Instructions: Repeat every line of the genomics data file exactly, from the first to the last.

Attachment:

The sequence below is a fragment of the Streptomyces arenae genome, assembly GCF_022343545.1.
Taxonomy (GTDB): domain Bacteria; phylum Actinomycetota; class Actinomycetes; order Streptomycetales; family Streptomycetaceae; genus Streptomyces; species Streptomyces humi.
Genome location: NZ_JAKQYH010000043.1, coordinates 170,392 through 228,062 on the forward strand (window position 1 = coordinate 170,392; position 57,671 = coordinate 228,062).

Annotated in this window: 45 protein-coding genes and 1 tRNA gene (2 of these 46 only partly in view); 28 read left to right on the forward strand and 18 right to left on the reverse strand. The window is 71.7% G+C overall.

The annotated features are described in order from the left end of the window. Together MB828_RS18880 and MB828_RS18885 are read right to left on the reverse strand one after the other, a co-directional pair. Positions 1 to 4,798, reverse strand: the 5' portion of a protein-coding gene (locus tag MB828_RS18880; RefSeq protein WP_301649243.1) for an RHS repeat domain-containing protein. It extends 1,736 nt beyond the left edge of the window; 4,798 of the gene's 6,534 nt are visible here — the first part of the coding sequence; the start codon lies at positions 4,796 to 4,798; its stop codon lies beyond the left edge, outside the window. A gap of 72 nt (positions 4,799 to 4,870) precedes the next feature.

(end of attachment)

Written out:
The sequence below is a fragment of the Streptomyces arenae genome, assembly GCF_022343545.1.
Taxonomy (GTDB): domain Bacteria; phylum Actinomycetota; class Actinomycetes; order Streptomycetales; family Streptomycetaceae; genus Streptomyces; species Streptomyces humi.
Genome location: NZ_JAKQYH010000043.1, coordinates 170,392 through 228,062 on the forward strand (window position 1 = coordinate 170,392; position 57,671 = coordinate 228,062).

Annotated in this window: 45 protein-coding genes and 1 tRNA gene (2 of these 46 only partly in view); 28 read left to right on the forward strand and 18 right to left on the reverse strand. The window is 71.7% G+C overall.

The annotated features are described in order from the left end of the window. Together MB828_RS18880 and MB828_RS18885 are read right to left on the reverse strand one after the other, a co-directional pair. Positions 1 to 4,798, reverse strand: the 5' portion of a protein-coding gene (locus tag MB828_RS18880; RefSeq protein WP_301649243.1) for an RHS repeat domain-containing protein. It extends 1,736 nt beyond the left edge of the window; 4,798 of the gene's 6,534 nt are visible here — the first part of the coding sequence; the start codon lies at positions 4,796 to 4,798; its stop codon lies beyond the left edge, outside the window. A gap of 72 nt (positions 4,799 to 4,870) precedes the next feature.